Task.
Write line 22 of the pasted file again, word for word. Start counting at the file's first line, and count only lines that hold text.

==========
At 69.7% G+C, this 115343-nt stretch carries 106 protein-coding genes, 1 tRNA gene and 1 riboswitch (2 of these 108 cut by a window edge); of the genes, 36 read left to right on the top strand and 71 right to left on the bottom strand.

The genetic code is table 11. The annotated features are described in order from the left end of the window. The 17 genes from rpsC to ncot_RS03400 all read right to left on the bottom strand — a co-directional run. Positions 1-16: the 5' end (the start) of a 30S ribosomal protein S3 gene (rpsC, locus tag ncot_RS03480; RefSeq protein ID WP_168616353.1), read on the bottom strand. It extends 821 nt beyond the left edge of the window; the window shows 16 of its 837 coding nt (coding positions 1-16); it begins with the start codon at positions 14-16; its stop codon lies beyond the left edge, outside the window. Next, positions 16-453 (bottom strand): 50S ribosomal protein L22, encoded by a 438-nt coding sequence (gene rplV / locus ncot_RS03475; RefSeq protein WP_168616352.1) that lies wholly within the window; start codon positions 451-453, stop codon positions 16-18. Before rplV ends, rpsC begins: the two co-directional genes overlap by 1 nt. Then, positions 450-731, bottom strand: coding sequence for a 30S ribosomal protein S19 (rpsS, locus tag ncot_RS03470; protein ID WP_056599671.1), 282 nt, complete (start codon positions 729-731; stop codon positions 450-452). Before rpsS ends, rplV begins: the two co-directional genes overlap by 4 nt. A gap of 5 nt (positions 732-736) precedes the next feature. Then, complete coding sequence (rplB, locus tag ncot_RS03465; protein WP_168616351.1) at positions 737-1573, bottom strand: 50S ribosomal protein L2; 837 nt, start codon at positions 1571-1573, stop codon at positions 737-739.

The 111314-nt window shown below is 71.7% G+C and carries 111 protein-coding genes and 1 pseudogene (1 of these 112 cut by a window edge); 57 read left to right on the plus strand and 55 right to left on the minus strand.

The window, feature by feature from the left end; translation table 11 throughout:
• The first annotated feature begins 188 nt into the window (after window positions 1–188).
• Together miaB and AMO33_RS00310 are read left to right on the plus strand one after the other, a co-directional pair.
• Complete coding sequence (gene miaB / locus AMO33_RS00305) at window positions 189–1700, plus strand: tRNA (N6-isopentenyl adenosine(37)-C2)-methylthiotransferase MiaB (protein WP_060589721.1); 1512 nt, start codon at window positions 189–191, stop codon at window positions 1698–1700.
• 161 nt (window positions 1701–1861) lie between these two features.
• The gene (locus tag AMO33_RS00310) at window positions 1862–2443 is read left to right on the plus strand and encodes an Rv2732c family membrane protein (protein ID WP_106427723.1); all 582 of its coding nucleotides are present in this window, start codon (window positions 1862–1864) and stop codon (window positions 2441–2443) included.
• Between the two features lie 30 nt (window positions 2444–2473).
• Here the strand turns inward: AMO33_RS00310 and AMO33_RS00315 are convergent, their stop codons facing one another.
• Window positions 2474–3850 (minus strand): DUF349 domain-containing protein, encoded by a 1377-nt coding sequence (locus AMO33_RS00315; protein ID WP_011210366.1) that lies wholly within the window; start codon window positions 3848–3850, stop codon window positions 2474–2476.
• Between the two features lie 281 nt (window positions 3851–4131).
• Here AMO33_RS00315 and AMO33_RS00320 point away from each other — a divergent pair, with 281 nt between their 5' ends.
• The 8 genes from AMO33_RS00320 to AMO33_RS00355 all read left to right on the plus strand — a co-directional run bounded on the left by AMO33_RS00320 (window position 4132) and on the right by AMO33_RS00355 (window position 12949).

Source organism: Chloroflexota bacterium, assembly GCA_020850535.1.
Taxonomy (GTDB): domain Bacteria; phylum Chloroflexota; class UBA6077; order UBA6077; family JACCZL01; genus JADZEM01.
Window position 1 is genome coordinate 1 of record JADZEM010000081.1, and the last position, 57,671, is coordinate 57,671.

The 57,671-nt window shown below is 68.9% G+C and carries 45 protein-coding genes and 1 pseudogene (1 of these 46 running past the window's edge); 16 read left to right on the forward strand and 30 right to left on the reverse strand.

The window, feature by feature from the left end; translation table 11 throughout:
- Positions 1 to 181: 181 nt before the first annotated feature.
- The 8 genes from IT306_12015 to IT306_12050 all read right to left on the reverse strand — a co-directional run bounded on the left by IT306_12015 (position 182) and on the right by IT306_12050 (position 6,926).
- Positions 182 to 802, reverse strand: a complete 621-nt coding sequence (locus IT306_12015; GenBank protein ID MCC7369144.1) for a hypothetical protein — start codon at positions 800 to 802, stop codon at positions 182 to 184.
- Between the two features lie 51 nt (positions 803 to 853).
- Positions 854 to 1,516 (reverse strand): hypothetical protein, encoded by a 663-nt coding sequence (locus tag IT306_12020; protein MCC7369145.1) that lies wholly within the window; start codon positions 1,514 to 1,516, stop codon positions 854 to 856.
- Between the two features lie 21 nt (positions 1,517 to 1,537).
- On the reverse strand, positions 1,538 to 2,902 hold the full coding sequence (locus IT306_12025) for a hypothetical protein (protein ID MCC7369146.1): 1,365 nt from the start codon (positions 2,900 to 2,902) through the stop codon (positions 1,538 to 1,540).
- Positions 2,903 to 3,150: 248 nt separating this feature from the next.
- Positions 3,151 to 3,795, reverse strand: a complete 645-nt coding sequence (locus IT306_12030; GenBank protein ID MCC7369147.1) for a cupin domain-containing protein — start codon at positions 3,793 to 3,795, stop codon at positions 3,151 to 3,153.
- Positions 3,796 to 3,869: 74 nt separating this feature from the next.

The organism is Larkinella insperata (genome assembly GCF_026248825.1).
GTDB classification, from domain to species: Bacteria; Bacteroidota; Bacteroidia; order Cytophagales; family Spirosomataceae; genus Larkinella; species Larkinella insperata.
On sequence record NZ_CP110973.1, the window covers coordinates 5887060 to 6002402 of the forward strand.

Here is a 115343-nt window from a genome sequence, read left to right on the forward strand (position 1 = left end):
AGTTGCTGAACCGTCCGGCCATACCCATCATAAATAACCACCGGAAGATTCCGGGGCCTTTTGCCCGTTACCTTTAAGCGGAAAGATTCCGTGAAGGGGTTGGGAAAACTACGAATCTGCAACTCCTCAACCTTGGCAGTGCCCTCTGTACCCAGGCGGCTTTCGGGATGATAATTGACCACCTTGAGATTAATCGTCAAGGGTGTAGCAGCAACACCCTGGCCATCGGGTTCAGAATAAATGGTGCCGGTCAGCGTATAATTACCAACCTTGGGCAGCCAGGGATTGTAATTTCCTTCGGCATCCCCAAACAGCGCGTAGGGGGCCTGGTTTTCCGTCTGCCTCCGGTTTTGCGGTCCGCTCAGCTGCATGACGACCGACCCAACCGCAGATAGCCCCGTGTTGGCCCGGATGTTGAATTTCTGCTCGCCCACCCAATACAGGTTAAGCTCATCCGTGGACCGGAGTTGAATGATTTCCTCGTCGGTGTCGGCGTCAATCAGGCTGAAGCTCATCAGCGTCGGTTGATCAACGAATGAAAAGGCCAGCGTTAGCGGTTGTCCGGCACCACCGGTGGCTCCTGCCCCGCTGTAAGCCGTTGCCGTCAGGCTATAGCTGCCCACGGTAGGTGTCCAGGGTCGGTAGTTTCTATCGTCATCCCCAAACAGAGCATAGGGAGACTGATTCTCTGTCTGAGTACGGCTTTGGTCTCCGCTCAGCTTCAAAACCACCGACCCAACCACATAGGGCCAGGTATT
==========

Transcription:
- The 8 genes from IT306_12015 to IT306_12050 all read right to left on the reverse strand — a co-directional run bounded on the left by IT306_12015 (position 182) and on the right by IT306_12050 (position 6,926).